This I Used to Believe (Ep. 067)

Andrew takes some inspiration from the “This American Life” to talk about the things that we used to believe as art teachers. More importantly, how do our beliefs change over time? How do we evolve? Andrew and Tim bring in some extra voices to guide the conversation as they talk about moving away from the importance of product (8:00), why it takes time to find who you are as a teacher (12:00), and the importance of authenticity (16:15). Full episode transcript below.

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Transcript

Welcome to Art Ed Radio, the podcast for art teachers. This show is produced by the art of education, and I’m your host, Andrew McCormick. There’s this radio program out there, and it runs on NPR from time to time, even though this organization that puts it on is an independent nonprofit group, and it’s called This I Believe. I absolutely love this program, and I love the audio. People from all walks of life come on and talk about big ideas, transformative realizations, you know cornerstone experiences and beliefs that have shaped who they are. It’s fashioned off of the 1950’s series of the same name, which was hosted by the acclaimed radio personality Edward R. Murrow.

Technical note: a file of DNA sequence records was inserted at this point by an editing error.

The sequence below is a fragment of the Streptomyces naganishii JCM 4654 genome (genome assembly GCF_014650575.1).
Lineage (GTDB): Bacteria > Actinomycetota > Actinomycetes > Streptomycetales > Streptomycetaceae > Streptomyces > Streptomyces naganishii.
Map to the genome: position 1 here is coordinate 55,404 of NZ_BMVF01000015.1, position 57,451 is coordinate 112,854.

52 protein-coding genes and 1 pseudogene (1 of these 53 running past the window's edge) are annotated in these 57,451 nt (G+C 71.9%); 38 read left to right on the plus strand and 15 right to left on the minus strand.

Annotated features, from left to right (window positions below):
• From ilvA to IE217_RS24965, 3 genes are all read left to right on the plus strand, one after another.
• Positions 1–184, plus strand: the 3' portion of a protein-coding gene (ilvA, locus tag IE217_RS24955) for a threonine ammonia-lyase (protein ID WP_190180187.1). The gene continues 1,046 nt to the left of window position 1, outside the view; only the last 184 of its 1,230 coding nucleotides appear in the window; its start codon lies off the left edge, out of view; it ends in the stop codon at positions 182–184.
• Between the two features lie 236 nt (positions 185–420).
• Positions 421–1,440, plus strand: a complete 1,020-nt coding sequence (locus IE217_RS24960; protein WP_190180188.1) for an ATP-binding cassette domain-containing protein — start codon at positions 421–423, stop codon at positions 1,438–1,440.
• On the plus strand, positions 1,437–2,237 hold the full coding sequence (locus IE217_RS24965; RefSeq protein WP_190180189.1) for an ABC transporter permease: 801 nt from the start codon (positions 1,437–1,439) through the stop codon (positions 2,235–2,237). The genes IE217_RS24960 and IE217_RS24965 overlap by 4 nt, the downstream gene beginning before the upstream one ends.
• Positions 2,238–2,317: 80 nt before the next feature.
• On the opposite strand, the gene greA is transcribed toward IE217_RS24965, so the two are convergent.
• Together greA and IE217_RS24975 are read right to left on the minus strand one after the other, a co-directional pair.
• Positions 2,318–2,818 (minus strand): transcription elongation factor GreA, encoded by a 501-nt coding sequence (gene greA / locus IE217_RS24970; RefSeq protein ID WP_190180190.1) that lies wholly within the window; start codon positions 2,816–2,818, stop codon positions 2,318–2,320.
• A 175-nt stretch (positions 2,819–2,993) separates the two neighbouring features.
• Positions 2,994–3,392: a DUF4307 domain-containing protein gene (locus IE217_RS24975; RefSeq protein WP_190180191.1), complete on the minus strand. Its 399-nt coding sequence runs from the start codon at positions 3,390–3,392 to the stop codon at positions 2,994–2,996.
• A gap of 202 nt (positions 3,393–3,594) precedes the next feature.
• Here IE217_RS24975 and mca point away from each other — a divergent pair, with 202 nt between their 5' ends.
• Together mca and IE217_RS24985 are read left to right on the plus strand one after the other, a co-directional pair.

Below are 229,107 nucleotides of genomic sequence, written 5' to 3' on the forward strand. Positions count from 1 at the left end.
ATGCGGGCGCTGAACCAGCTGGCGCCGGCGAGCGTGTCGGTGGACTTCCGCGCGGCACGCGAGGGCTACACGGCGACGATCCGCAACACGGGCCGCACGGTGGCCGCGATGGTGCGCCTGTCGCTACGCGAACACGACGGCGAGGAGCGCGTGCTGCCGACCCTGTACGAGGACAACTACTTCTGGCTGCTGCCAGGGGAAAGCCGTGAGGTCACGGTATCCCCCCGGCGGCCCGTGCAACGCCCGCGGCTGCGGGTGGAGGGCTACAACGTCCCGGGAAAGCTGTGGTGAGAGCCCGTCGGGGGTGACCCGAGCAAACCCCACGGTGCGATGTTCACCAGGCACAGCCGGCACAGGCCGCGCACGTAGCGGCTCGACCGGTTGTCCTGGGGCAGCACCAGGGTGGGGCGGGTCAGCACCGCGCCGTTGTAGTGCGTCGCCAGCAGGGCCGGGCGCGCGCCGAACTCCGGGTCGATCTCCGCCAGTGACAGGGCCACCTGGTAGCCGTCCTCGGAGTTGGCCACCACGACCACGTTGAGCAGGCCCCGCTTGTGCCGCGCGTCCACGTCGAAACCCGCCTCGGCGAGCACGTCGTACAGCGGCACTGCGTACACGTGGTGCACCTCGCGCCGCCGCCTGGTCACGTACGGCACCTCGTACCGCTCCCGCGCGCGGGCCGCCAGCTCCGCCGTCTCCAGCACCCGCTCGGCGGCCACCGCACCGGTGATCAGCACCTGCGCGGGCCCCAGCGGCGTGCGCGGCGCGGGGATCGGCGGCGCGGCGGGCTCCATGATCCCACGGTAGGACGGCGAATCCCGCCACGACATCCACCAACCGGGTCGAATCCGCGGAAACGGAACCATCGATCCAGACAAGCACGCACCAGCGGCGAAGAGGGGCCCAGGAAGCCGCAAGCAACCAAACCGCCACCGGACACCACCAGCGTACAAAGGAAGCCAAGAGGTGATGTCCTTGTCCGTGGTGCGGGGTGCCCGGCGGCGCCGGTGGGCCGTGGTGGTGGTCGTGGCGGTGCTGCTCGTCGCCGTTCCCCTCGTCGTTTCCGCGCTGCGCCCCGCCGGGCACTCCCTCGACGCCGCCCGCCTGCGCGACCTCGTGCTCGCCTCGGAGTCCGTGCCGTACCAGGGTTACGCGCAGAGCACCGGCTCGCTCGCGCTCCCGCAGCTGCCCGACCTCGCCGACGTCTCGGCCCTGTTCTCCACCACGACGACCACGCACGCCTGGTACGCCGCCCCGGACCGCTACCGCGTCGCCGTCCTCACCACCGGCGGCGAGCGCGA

Now, I know that this is going to show how deeply my nerdy podcast roots run, but the podcast, This American Life, aired an alternative episode to This I Believe, called This I Used to Believe. In all transparency here, this is episode 378, you should totally go check it out, it’s hilarious. At the time of this recording of this podcast, This American Life has actually aired 616 episodes, and I have listened to all of them, so in full disclosure, I’m a big fan. Anyway, the This I Used to Believe podcast really got me thinking about all the things that I used to believe and no longer hold onto in education.

I think that this question is actually far more interesting, I mean anyone can have a belief, but talk to me about your evolution of beliefs and how you’ve changed over time? Now, that’s really interesting. At the NAEA conference in New York City, I was actually able to sit down and ask some other great art teachers out there this very question, “What was it that you used to believe that you no longer hold onto so dearly? Have you changed, have you grown?” This podcast, where I kind of ask people if there were some things that they used to believe wouldn’t be complete without bringing on my partner in crime, Tim Bogatz, so we’re going to hear from him in just a second.